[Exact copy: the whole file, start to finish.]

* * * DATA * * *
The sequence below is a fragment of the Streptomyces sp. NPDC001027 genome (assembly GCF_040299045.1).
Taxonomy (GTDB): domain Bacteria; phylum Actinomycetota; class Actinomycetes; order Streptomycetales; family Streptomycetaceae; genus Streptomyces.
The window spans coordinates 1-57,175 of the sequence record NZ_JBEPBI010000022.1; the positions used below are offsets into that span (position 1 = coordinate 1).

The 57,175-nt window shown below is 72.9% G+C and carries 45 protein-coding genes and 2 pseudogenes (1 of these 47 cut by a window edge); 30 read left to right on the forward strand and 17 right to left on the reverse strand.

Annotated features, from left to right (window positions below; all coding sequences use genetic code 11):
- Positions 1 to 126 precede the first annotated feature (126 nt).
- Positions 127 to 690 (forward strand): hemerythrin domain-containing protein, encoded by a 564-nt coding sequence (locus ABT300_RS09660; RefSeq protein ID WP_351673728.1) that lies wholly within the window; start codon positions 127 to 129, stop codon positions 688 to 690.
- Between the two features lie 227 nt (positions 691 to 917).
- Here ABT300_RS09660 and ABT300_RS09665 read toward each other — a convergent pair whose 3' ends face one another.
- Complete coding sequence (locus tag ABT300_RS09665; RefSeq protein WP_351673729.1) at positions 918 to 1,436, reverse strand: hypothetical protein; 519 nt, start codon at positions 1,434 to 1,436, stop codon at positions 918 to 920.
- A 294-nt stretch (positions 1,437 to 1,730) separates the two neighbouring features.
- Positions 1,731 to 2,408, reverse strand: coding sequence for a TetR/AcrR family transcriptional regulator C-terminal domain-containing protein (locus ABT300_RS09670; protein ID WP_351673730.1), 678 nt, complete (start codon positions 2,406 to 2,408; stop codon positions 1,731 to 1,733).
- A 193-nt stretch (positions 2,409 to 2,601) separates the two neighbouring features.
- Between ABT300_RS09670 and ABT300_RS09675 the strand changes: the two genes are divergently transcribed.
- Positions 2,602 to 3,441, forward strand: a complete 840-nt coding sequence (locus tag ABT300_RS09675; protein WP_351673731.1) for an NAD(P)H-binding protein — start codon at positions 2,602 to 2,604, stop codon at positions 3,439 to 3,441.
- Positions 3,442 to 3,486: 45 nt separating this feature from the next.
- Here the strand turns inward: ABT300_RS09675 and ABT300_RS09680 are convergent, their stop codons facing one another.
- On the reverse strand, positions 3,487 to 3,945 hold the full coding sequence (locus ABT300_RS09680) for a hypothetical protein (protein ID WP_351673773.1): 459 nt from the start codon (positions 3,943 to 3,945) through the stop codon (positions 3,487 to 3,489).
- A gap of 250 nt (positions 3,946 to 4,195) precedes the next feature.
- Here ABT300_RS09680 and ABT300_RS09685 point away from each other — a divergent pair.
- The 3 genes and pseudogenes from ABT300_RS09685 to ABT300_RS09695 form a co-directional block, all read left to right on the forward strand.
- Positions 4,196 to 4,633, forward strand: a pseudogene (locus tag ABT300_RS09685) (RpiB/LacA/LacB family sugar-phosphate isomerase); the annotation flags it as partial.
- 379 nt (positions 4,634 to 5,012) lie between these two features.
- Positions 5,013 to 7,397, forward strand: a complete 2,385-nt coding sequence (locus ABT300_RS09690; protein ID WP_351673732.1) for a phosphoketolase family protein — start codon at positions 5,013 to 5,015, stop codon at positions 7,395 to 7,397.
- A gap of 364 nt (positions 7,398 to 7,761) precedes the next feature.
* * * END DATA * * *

The sequence below is a fragment of the Streptomyces sp. NPDC001027 genome (assembly GCF_040299045.1).
Taxonomy (GTDB): domain Bacteria; phylum Actinomycetota; class Actinomycetes; order Streptomycetales; family Streptomycetaceae; genus Streptomyces.
The window spans coordinates 1-57,175 of the sequence record NZ_JBEPBI010000022.1; the positions used below are offsets into that span (position 1 = coordinate 1).

The 57,175-nt window shown below is 72.9% G+C and carries 45 protein-coding genes and 2 pseudogenes (1 of these 47 cut by a window edge); 30 read left to right on the forward strand and 17 right to left on the reverse strand.

Annotated features, from left to right (window positions below; all coding sequences use genetic code 11):
- Positions 1 to 126 precede the first annotated feature (126 nt).
- Positions 127 to 690 (forward strand): hemerythrin domain-containing protein, encoded by a 564-nt coding sequence (locus ABT300_RS09660; RefSeq protein ID WP_351673728.1) that lies wholly within the window; start codon positions 127 to 129, stop codon positions 688 to 690.
- Between the two features lie 227 nt (positions 691 to 917).
- Here ABT300_RS09660 and ABT300_RS09665 read toward each other — a convergent pair whose 3' ends face one another.
- Complete coding sequence (locus tag ABT300_RS09665; RefSeq protein WP_351673729.1) at positions 918 to 1,436, reverse strand: hypothetical protein; 519 nt, start codon at positions 1,434 to 1,436, stop codon at positions 918 to 920.
- A 294-nt stretch (positions 1,437 to 1,730) separates the two neighbouring features.
- Positions 1,731 to 2,408, reverse strand: coding sequence for a TetR/AcrR family transcriptional regulator C-terminal domain-containing protein (locus ABT300_RS09670; protein ID WP_351673730.1), 678 nt, complete (start codon positions 2,406 to 2,408; stop codon positions 1,731 to 1,733).
- A 193-nt stretch (positions 2,409 to 2,601) separates the two neighbouring features.
- Between ABT300_RS09670 and ABT300_RS09675 the strand changes: the two genes are divergently transcribed.
- Positions 2,602 to 3,441, forward strand: a complete 840-nt coding sequence (locus tag ABT300_RS09675; protein WP_351673731.1) for an NAD(P)H-binding protein — start codon at positions 2,602 to 2,604, stop codon at positions 3,439 to 3,441.
- Positions 3,442 to 3,486: 45 nt separating this feature from the next.
- Here the strand turns inward: ABT300_RS09675 and ABT300_RS09680 are convergent, their stop codons facing one another.
- On the reverse strand, positions 3,487 to 3,945 hold the full coding sequence (locus ABT300_RS09680) for a hypothetical protein (protein ID WP_351673773.1): 459 nt from the start codon (positions 3,943 to 3,945) through the stop codon (positions 3,487 to 3,489).
- A gap of 250 nt (positions 3,946 to 4,195) precedes the next feature.
- Here ABT300_RS09680 and ABT300_RS09685 point away from each other — a divergent pair.
- The 3 genes and pseudogenes from ABT300_RS09685 to ABT300_RS09695 form a co-directional block, all read left to right on the forward strand.
- Positions 4,196 to 4,633, forward strand: a pseudogene (locus tag ABT300_RS09685) (RpiB/LacA/LacB family sugar-phosphate isomerase); the annotation flags it as partial.
- 379 nt (positions 4,634 to 5,012) lie between these two features.
- Positions 5,013 to 7,397, forward strand: a complete 2,385-nt coding sequence (locus ABT300_RS09690; protein ID WP_351673732.1) for a phosphoketolase family protein — start codon at positions 5,013 to 5,015, stop codon at positions 7,395 to 7,397.
- A gap of 364 nt (positions 7,398 to 7,761) precedes the next feature.